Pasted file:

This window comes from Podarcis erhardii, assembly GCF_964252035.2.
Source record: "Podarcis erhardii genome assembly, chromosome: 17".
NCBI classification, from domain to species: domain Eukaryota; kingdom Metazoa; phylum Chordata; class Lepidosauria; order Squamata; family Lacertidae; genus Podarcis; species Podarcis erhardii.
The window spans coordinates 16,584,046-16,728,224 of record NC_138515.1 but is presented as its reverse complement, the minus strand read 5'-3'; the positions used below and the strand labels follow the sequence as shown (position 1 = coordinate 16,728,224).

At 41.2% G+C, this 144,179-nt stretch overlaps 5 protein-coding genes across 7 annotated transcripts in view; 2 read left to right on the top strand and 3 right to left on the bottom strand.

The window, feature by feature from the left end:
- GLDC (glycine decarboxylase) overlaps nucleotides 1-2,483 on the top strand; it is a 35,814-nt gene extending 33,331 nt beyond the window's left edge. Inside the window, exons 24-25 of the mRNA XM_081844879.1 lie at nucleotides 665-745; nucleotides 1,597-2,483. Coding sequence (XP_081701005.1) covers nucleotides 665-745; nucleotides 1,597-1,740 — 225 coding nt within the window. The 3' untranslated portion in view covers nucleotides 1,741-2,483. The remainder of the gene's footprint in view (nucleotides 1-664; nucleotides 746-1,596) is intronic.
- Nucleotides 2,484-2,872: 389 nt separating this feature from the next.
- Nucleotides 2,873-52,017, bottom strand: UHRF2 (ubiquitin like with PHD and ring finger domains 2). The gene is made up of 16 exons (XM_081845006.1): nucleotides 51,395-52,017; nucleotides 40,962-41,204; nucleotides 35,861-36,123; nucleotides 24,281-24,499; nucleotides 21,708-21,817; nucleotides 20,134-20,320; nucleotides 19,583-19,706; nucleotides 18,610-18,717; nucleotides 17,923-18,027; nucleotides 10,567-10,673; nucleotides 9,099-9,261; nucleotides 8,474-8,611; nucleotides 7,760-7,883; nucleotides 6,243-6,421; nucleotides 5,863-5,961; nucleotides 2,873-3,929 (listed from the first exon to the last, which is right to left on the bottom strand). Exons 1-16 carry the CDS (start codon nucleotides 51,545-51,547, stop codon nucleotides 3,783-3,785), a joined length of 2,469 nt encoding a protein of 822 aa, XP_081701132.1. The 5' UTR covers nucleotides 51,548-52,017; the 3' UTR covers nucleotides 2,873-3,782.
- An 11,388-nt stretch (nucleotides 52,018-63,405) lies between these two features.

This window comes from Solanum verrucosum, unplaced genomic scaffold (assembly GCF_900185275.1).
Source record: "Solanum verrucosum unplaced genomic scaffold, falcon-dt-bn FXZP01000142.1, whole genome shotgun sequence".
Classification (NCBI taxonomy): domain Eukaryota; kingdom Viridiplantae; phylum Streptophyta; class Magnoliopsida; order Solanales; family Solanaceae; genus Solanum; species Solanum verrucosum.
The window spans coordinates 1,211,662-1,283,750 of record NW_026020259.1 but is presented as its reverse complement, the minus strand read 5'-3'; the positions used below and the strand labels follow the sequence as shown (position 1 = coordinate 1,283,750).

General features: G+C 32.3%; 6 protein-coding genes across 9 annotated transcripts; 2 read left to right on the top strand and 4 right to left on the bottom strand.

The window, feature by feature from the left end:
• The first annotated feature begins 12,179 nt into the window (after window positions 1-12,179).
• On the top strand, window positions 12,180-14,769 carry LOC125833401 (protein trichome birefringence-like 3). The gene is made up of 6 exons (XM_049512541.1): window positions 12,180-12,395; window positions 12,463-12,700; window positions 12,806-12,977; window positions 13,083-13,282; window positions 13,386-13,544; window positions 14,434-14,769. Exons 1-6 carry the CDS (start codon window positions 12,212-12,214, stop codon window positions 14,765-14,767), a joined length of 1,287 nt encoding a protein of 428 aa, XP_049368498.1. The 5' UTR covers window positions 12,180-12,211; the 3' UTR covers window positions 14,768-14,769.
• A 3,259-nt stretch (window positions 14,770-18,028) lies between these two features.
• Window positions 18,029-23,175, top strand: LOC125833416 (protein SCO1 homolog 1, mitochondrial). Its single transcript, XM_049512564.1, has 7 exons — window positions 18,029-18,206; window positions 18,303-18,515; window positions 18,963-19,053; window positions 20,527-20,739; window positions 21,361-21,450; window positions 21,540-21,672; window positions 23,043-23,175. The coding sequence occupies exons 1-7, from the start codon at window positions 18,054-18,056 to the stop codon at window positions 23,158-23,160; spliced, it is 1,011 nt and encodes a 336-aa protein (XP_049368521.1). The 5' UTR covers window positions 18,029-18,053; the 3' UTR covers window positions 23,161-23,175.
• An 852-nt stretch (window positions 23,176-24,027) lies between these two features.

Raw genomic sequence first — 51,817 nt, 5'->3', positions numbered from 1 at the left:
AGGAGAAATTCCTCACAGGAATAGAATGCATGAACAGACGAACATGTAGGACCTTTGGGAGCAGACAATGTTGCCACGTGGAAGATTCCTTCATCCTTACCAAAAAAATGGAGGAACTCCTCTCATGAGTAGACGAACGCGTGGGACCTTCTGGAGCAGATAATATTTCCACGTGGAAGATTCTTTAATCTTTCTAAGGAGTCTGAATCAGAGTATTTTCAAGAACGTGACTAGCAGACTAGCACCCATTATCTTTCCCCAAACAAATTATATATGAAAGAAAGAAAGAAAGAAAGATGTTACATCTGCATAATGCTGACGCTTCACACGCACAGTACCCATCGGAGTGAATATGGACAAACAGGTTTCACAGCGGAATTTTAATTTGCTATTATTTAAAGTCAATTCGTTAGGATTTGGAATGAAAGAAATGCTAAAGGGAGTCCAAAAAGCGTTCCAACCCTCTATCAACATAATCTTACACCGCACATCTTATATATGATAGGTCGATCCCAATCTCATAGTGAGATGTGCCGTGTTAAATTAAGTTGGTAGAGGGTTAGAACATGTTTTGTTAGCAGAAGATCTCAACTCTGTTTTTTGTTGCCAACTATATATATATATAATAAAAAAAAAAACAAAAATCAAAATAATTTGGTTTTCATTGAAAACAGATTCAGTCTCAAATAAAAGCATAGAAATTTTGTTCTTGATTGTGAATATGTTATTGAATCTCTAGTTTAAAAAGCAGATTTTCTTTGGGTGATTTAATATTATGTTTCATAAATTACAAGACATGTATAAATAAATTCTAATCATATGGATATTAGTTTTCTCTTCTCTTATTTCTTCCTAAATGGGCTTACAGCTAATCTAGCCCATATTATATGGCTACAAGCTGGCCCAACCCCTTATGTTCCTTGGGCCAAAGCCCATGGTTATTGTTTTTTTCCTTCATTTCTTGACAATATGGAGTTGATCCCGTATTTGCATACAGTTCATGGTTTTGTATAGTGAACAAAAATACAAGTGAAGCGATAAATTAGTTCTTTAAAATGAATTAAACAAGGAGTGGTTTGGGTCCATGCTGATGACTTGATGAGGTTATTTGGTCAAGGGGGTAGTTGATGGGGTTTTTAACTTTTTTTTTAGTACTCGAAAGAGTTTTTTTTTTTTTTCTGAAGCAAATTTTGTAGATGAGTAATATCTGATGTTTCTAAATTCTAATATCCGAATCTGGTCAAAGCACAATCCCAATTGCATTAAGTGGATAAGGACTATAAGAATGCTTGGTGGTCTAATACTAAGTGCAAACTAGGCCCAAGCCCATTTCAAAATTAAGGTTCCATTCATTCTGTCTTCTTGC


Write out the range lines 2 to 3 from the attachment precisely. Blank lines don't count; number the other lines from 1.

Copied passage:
Source record: "Podarcis erhardii genome assembly, chromosome: 17".
NCBI classification, from domain to species: domain Eukaryota; kingdom Metazoa; phylum Chordata; class Lepidosauria; order Squamata; family Lacertidae; genus Podarcis; species Podarcis erhardii.